How to Embroider a Sweatshirt or Hoodie (Easy Guide)

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DIY embroidered sweatshirts are easy to make and fun to gift. 

I love to embroider sweatshirts and hoodies as Christmas gifts and add a touch of personalization to my wardrobe.

If you, too, want to create embroidered hoodies, here’s how to embroider a sweatshirt with a machine!

I’ll talk about stabilizers and designs and then go through a step-by-step example with pictures. You’ll then be ready to start stitching your own embroidery projects. 

how to embroider a sweatshirt


Here are the necessary materials to get together before starting the process.

Stabilizer Selection

The best stabilizer for embroidering a sweatshirt, especially one that is stretchy or unstable, is cut-away or no-show mesh cut-away stabilizer. 

Can you have success with just tear-away?

If your design is not dense or complex and your sweatshirt is not too stretchy, you can use tear-away and likely end up with a good enough stitch out for a simple design.  

On the other hand, if you’re embroidering a dense fill-stitch design with a large stitch count, you might consider two layers of cut-away stabilizer for extra stabilization.

You can choose a sticky stabilizer, fusible stabilizer, or regular stabilizer. I like using regular stabilizer with a light layer of temporary fabric adhesive.

(Read: how to choose stabilizers for machine embroidery if you want to learn more and get a printable chart!)

How to Embroider a Sweatshirt or Hoodie

Here’s a step-by-step guide of the process.

1. Prep the Sweatshirt

First, unless you plan to gift the sweatshirt, prewash it first. 

Hoodies made from cotton fibers are likely to shrink, and you want that shrinkage to happen before you put an embroidered design on it. Otherwise, you may find puckering around the design if you first run it through the wash after embroidering. 

Once your sweatshirt’s washed, next mark the placement of your embroidery design. 

mark the sweatshirt for the embroidery design

I usually mark fabric with a water-soluble fabric pen, but because this was a black sweatshirt, I used a chalk wheel to mark the vertical and horizontal center of my design. 

using a target sticker

Another marking method is using a Target sticker, which you can make by yourself or purchase from Designs in Machine Embroidery

If you need help with design placement for logos, according to this guide for standard placement locations from AllBrands, embroidered items should be placed 7″-9″ down from the left shoulder seam of the sweatshirt and either 3″-5″ from the center or centered between the side seam and placket if there’s one. 

use a template when embroidering a blanket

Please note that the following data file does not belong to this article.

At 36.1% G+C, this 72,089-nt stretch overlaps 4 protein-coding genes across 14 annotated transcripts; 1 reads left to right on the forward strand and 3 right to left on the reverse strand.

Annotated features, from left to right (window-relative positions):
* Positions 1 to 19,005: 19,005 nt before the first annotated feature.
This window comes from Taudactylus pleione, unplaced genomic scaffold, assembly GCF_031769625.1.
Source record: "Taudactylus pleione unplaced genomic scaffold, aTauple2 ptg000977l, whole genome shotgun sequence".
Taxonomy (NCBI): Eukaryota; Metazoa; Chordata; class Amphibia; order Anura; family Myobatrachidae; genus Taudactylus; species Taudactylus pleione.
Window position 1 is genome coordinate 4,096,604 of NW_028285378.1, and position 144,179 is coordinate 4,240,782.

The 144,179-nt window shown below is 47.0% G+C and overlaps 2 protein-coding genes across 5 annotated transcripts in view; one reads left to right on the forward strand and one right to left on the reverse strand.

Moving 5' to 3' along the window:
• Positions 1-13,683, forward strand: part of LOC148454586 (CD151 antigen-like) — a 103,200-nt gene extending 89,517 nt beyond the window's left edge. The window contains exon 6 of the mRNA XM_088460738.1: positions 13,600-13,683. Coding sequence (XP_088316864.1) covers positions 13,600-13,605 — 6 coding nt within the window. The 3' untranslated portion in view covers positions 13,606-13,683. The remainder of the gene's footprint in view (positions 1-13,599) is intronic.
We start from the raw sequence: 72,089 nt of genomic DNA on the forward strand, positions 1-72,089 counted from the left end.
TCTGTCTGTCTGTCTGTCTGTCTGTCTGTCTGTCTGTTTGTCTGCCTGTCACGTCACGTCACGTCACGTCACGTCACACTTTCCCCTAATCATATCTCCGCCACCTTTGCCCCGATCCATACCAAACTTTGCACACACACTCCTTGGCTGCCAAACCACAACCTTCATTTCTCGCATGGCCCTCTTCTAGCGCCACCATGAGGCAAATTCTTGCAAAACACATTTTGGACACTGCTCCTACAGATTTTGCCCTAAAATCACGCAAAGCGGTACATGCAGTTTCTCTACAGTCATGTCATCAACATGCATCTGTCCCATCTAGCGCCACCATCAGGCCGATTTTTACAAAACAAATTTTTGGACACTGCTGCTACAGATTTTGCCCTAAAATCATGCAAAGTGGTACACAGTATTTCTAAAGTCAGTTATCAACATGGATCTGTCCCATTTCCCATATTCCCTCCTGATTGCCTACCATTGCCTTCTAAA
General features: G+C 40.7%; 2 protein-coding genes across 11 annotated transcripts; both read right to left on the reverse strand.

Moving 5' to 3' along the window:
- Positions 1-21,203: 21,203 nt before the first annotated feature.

an example of a template I used for centering a design on an embroidered blanket

If you don’t want to be too official, another helpful way to mark designs is to print a template from your embroidery software to lay on your sweatshirt. This will help you visualize how your design will look in different locations.

Next, it’s time to add your stabilizer to the back of your sweatshirt. 

attach a layer of cutaway stabilizer to the back of the sweatshirt with spray

I prefer using temporary fabric adhesive (like Odif 505) to adhere the piece of stabilizer to make hooping easier. 

A little fabric spray adhesive goes a long way, so use it sparingly! Also, always spray the stabilizer rather than your sweatshirt.

Lastly, make sure your piece of stabilizer is at least 1″ larger than your hoop size on each side, too.

2. Hoop or Float the Hoodie

line up your design

Now, it’s time to hoop your sweatshirt and stabilizer. 

Choose the smallest hoop possible when taking into account the size of the design. 

Now, I’m a big fan of hooping all fabrics when possible, but you can float the sweatshirt instead if you don’t like hooping or the sweatshirt won’t fit with the two frames of the hoop.

When hooping, it’s super important that you don’t stretch the sweatshirt to flatten the fabric once it’s in the hoop. This stretch will cause distortion and puckering around your embroidery design once you release it from the hoop. 

hooping with a magnetic hoop

Another hooping option, if you want to avoid hoop burn, is to use a magnetic hoop. These are the easiest way to secure bulky sweatshirts that won’t fit between the frames of your traditional plastic hoop. 

As a note, if you decide to float, all you need to do is hoop regular cut-away stabilizer, give it a gentle spray with adhesive, and smooth your sweatshirt down onto the stabilizer. Adding a basting box or pins can help prevent movement during embroidery, which can also cause a poor stitchout. 

use the plastic template to line up the design

As you’re hooping, make sure to line up the center of your hoop as closely as possible with the center of the marked spot on your sweatshirt.

If you can’t get it perfect and your machine allows you to move your design around within the embroidery area before stitching, that’s okay.

3. Set Up Your Machine And Start to Stitch

Attach the embroidery hoop to your machine, and pull the back of the sweatshirt out from under the hoop. 

Secure it away from the embroidery area with hair clips, clothespins, or painter’s tape. You don’t want to stitch the two sides of your project together! 

If your hoodie has a zipper, this is much easier to prepare for instead of a plain sweatshirt with only a head and bottom opening. 

line up your design!

Then, load your design and line it up with your markings

place a layer of water-soluble topping over the sweatshirt